By Philip Johnston, Last Updated: 12:01am BST 06/10/2008
Here is something the Government told us would never happen. When Britain signed up to the European Arrest Warrant (EAW) six years ago, critics pointed out that an individual could be extradited to another EU state to face prosecution for something that is not a crime in Britain and had not even been committed in the requesting country. Ministers dismissed such concerns as fanciful, but it has come to pass.
An Australian teacher is currently in jail in London, following his arrest at Heathrow airport by British police acting on a warrant issued by the German authorities.
Gerald Töben, 64, is wanted in Germany for the offence of “Holocaust denial”. It used to be a fundamental protection in British law that no one would be sent for trial in another jurisdiction for something that is not an offence here. It was called the principle of dual criminality. However, when the EAW was drawn up this principle was removed for a list of 32 offences, which include the crimes of “racism and xenophobia”.
These offences have no equivalent in this country; but it is now clear that denying the Holocaust, or “defaming the dead”, falls into the category. Moreover, Töben did not physically commit the alleged offences in Germany or even within the EU.
The arrest warrant, issued in 2004, alleges that he had carried out from Australia (where it isn’t a crime either) “worldwide internet publication” of material that denied, approved or played down the mass murder of Jews perpetrated by Nazi Germany during the Second World War.
A few years ago, ministers gave an assurance that a British citizen based in the UK posting similar opinions on a website accessible in Germany could not be extradited. However, the legislation left it open to the courts to decide the location of the offence. If a foreign national can be detained in prison for something that is neither a crime in his own country nor in this, there is clearly something seriously amiss, whatever you think of the individual concerned.
When the EAW came into force, ministers maintained that Britain had similar laws to Holocaust denial, such as incitement to racial hatred, but they are not the same.
Britain has no offence of “racism”, although it is unlawful to incite racial hatred in a way that could lead to a breach of public order – a law used against Islamist radicals fomenting violence on the internet. Nor is there any legal definition of “xenophobia”. In this country, it has always been the case that opinions, however objectionable and offensive, as Töben’s undoubtedly are, can be expressed freely provided they do not result in violence or public disorder.
This case exposes the fundamental problem with the European Arrest Warrant. It assumes the legal systems of all the signatory countries contain the same safeguards and reflect shared cultural priorities. But they don’t.
Most continental jurisdictions, for instance, do not have habeas corpus; so it is possible to be extradited without any prima facie evidence that a crime has been committed, and to be held for months or years while an investigation takes place before a charge is laid. Here, that cannot happen; but under the EAW, hearings are supposed to be a formality and the requesting country does not have to present evidence of a well-founded case.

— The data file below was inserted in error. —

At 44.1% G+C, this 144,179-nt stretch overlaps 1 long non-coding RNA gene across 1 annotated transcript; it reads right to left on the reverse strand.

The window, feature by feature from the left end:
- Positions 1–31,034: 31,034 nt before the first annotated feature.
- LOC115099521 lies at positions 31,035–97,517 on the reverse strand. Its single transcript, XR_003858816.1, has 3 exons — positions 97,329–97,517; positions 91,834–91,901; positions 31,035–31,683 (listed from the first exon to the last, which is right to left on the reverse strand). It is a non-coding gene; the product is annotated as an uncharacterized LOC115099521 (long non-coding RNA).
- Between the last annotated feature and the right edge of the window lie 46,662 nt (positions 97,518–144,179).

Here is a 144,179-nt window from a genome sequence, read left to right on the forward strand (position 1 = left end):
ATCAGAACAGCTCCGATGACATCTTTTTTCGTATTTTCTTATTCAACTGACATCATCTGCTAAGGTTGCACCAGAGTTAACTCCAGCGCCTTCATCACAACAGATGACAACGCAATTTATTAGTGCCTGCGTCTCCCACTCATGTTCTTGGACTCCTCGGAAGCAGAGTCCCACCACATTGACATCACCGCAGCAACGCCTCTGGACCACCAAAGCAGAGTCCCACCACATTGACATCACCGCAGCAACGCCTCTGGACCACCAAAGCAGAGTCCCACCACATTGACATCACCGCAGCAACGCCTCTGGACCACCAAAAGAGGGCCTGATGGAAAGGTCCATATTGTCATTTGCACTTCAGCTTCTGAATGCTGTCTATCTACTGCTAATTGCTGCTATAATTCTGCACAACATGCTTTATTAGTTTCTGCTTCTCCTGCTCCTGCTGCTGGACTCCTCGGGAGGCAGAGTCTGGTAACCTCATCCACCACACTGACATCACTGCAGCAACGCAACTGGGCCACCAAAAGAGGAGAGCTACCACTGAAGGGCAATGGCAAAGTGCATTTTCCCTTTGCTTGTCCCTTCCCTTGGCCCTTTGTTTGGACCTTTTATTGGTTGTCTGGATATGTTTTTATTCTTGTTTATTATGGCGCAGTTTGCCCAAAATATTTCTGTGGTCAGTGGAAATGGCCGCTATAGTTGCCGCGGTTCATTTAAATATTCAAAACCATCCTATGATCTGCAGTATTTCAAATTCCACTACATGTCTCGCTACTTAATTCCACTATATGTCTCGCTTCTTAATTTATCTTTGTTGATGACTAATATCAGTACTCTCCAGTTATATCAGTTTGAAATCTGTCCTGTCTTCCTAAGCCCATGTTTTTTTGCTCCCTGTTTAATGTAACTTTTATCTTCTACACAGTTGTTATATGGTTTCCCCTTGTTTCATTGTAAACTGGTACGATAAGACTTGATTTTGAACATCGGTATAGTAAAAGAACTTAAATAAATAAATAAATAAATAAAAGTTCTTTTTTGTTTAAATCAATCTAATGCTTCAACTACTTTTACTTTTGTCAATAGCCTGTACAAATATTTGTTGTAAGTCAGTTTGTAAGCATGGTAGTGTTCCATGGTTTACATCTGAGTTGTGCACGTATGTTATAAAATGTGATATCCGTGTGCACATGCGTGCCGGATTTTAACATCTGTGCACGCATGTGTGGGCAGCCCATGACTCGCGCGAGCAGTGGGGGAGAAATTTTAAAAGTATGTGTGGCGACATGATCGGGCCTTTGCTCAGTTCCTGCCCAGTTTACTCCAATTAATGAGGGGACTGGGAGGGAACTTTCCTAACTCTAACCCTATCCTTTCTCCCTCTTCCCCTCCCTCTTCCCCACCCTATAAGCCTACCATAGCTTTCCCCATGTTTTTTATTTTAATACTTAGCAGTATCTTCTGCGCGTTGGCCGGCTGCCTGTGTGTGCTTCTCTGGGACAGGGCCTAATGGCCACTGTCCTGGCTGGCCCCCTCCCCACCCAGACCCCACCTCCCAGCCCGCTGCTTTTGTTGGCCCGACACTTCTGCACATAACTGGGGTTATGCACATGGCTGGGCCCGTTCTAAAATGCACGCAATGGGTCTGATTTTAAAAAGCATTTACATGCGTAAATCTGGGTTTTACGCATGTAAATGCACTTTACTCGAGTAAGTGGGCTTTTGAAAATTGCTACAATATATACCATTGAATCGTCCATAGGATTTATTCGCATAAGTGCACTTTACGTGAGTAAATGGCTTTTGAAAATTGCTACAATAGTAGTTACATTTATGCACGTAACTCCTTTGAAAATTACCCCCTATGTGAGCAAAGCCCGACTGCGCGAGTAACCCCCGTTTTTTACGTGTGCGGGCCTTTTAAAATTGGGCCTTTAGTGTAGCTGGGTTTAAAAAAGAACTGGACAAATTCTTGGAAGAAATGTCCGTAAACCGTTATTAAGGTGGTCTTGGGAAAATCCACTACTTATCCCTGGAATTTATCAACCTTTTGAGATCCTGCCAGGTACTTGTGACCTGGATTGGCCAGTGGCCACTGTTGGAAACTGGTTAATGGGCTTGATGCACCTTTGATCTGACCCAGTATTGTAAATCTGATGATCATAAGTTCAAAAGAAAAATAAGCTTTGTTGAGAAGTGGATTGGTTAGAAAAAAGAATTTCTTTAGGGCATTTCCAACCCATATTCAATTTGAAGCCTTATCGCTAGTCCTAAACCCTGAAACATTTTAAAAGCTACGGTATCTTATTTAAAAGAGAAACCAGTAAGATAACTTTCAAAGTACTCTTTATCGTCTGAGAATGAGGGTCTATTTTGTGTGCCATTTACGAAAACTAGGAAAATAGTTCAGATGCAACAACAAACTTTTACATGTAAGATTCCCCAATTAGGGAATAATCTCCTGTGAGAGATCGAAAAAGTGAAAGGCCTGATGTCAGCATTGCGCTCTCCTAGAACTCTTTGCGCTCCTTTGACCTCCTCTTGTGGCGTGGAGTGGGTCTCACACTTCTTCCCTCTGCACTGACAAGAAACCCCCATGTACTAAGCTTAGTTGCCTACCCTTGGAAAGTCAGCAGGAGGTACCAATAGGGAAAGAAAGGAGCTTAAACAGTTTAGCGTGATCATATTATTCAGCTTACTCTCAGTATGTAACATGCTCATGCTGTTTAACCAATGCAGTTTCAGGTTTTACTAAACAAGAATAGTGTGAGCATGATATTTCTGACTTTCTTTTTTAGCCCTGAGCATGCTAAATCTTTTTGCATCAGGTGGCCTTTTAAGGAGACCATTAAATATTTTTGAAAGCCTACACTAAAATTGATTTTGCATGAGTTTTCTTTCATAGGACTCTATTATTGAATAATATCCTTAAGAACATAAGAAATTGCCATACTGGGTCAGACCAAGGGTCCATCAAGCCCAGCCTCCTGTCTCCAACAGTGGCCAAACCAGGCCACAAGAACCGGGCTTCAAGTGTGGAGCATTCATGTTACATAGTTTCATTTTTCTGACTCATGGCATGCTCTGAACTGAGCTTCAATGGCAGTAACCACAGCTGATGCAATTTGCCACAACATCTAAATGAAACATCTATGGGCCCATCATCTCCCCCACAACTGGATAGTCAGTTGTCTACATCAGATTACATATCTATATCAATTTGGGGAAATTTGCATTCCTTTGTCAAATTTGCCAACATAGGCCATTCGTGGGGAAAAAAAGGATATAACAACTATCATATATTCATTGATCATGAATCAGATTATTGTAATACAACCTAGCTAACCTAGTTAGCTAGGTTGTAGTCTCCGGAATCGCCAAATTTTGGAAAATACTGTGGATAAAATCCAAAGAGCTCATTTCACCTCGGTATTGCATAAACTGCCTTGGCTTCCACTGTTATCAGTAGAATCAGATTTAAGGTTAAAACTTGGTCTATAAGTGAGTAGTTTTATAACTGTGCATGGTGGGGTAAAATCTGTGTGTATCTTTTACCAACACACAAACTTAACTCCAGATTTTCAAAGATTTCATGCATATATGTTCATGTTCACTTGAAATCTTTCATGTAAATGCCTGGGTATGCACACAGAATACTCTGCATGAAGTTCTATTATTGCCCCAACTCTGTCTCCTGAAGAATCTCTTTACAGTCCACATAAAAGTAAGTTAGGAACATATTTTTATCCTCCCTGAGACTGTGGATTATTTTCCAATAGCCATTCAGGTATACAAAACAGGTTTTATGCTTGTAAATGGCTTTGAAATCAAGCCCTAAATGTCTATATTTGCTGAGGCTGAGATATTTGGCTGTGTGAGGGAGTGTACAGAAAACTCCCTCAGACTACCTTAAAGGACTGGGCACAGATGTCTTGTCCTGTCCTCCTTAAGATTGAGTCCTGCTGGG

Nor is the accused even allowed to argue that he will not get a fair trial; again, the assumption is that he will. It has been a long?standing principle in English law that extradition would not be allowed to a jurisdiction where the procedures were considered unjust. This is the issue in another current case involving a 19-year-old British student called Andrew Symeou, who is wanted by the Greek authorities for questioning over the death of Jonathon Hiles, 18, from Wales.
He suffered head injuries when he fell from a podium at a nightclub on the island of Zakynthos in July last year. Mr Symeou was arrested under an EAW, even though he says he was not in the club at the time. There is no reason why his word should necessarily be taken and a proper investigation is needed in order to obtain justice for the distraught family of Mr Hiles.
But that is not the point. In the pursuit of European judicial integration, a basic principle of British law, developed over centuries, is being set aside: that prima facie evidence of an offence having taken place is needed before someone is arraigned. In the Symeou case, this has not been established, yet he could face months in prison before it is; in Töben’s case, there is not even an offence to be answered under our law or that of Australia, where he now lives.
There is a way to avoid jailing someone for Holocaust denial in Britain when it isn’t a crime here – and that is to make it a crime here. This has already been proposed by the European Commission. The offence would be punished by up to three years in jail; even wearing a swastika would attract a prison sentence, which would have been bad news for Prince Harry a few years ago.
The EAW was rushed through in the aftermath of September 11, ostensibly to make it easier to extradite terrorist suspects, but in reality to speed the creation of a common European judicial area. It is now being used as cover for the extension of thought crimes.